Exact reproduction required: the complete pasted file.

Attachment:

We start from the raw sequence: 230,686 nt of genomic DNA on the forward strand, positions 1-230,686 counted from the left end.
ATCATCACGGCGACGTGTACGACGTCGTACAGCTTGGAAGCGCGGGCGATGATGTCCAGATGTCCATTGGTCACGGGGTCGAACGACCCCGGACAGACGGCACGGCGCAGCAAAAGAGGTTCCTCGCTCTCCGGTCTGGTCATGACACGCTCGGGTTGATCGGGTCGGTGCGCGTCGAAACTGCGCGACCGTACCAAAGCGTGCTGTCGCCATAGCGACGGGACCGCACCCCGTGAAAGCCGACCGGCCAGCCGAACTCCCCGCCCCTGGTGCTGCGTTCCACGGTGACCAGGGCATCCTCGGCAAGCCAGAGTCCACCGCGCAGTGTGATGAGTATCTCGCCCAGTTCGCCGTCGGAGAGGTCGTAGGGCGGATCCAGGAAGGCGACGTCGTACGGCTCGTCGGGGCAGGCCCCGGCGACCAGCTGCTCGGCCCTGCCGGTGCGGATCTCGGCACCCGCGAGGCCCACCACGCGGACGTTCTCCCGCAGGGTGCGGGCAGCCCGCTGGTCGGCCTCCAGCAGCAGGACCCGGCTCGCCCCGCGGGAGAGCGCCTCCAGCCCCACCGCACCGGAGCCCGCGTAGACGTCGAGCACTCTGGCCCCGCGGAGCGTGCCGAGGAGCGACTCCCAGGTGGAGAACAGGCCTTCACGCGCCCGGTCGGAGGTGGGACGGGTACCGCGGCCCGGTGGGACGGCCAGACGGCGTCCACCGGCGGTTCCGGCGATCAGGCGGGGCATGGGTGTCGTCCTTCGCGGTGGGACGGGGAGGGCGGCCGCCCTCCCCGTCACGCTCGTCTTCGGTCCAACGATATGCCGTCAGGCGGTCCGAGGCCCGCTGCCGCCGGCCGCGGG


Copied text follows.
We start from the raw sequence: 230,686 nt of genomic DNA on the forward strand, positions 1-230,686 counted from the left end.
ATCATCACGGCGACGTGTACGACGTCGTACAGCTTGGAAGCGCGGGCGATGATGTCCAGATGTCCATTGGTCACGGGGTCGAACGACCCCGGACAGACGGCACGGCGCAGCAAAAGAGGTTCCTCGCTCTCCGGTCTGGTCATGACACGCTCGGGTTGATCGGGTCGGTGCGCGTCGAAACTGCGCGACCGTACCAAAGCGTGCTGTCGCCATAGCGACGGGACCGCACCCCGTGAAAGCCGACCGGCCAGCCGAACTCCCCGCCCCTGGTGCTGCGTTCCACGGTGACCAGGGCATCCTCGGCAAGCCAGAGTCCACCGCGCAGTGTGATGAGTATCTCGCCCAGTTCGCCGTCGGAGAGGTCGTAGGGCGGATCCAGGAAGGCGACGTCGTACGGCTCGTCGGGGCAGGCCCCGGCGACCAGCTGCTCGGCCCTGCCGGTGCGGATCTCGGCACCCGCGAGGCCCACCACGCGGACGTTCTCCCGCAGGGTGCGGGCAGCCCGCTGGTCGGCCTCCAGCAGCAGGACCCGGCTCGCCCCGCGGGAGAGCGCCTCCAGCCCCACCGCACCGGAGCCCGCGTAGACGTCGAGCACTCTGGCCCCGCGGAGCGTGCCGAGGAGCGACTCCCAGGTGGAGAACAGGCCTTCACGCGCCCGGTCGGAGGTGGGACGGGTACCGCGGCCCGGTGGGACGGCCAGACGGCGTCCACCGGCGGTTCCGGCGATCAGGCGGGGCATGGGTGTCGTCCTTCGCGGTGGGACGGGGAGGGCGGCCGCCCTCCCCGTCACGCTCGTCTTCGGTCCAACGATATGCCGTCAGGCGGTCCGAGGCCCGCTGCCGCCGGCCGCGGG